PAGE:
In season mid-spring: Chilli, spring onion, avocado
Those who love chilli will agree — it can be addictive! University of Pennsylvania cultural psychologist Paul Rozin describes eating chilli as a ‘constrained risk’, like riding a roller coaster, where we can experience extreme feelings without any risk of bodily harm — a cheap thrill, in other words.
Cultivated in the Americas for well over 6000 years, chillies are now an established part of many cuisines around the world, and grow in a variety of colours, shapes and sizes and with varying degrees of spiciness. This spiciness (the capsaicin, found in the seeds) is now being investigated for a range of possible health benefits.
Many chilli varieties are grown in New Zealand and can be eaten raw or cooked (the flavour doesn’t change). To lessen the heat, remove the capsaicin-containing seeds from the chilli.
A glass of water won’t help a fiery mouthful either — try a drink of milk (or other dairy product), as capsaicin is fat-soluble.
As a twist, try adding a little chilli to chocolate desserts — it cuts through the richness and tastes good.
Chilli chicken stir-fry
Mexican quinoa salad with lime dressing
Thai-style pork-filled omelettes
Spring onion, along with garlic, chives and other onions, is a member of the allium family, and contains organosulphide compounds not found in other plants. In population studies, higher intakes of these compounds have been associated with a lower risk for cancer.
Versatility is a top quality of spring onions. Oniony and fresh, they add a crisp note and lovely bright colour to countless dishes. They are also stars when it comes to growing them. Harvesting is a cinch — just snip them off at ground level and they will grow again.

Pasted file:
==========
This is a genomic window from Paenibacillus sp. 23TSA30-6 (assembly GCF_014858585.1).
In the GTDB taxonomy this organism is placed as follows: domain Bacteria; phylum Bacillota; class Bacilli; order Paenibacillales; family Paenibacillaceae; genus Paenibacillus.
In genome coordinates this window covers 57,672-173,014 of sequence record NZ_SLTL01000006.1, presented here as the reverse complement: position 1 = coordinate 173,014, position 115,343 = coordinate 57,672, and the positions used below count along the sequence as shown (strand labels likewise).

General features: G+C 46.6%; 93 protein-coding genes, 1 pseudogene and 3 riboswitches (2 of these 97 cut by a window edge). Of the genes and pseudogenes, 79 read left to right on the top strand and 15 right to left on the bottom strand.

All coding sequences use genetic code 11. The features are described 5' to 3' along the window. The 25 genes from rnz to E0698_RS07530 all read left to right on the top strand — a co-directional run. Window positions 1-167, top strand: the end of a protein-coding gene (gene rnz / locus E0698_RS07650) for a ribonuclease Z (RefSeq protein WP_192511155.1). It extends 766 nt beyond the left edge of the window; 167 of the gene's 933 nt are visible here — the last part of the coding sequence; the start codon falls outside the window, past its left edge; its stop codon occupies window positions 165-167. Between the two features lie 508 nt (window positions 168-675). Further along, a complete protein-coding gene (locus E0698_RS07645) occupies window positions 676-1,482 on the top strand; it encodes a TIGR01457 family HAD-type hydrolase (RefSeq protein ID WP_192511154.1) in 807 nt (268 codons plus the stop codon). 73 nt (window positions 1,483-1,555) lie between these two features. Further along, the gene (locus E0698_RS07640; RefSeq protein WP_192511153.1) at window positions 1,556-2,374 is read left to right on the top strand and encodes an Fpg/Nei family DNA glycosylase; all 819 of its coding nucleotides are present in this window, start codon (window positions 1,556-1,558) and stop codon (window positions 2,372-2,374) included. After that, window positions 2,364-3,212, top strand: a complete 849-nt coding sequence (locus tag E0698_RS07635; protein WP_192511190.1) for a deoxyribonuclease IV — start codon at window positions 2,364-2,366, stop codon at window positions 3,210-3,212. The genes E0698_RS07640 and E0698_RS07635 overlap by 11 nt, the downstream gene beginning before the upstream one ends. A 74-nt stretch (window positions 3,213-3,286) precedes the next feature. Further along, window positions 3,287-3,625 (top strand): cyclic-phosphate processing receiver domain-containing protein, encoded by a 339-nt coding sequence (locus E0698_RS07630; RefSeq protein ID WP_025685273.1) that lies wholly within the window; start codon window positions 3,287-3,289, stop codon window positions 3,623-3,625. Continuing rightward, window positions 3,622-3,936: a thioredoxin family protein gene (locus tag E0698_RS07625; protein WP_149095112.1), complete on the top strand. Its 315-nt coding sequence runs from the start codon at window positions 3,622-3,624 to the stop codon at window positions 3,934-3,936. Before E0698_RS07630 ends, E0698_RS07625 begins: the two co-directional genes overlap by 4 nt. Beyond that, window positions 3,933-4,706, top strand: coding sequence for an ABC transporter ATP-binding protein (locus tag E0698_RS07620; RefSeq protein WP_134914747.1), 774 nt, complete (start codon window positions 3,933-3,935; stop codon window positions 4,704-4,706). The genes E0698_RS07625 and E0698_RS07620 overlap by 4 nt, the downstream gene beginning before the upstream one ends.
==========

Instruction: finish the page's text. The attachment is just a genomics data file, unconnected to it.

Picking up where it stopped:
The green tops are usually well tolerated by people who have a problem with onions or garlic, or those following a low-FODMAP diet.
Stir-fried curried rice with soft-boiled eggs
Chicken salad Niçoise
The avocado pear, originating in Mexico, is now widely grown in New Zealand. With recent demand outstripping supply, both here and internationally, prices temporarily rose sky-high.
Avocado is high in healthy monounsaturated fats, as well as providing fibre, potassium, iron, niacin, vitamin B6 and folate. Portion size is key: quarter of an avocado has around 450kJ and 2g fibre.
Avocado is something of a celebrity fruit, with its creamy and nutty taste a feature on menus of trendy eateries around the world. Most commonly eaten in guacamole or a salsa, it can also be added to salads, sandwiches, smoothies, and even to some desserts and ice cream. For 26 ‘next level’ ways to use avocado (and to amuse yourself), click here (tagline: It’s not an ingredient, it’s a lifestyle).
Red velvet smoothie bowl
Kumara and courgette fritters with avocado salsa
Smashed black bean, avocado and rocket wrap
Avocado and feta dip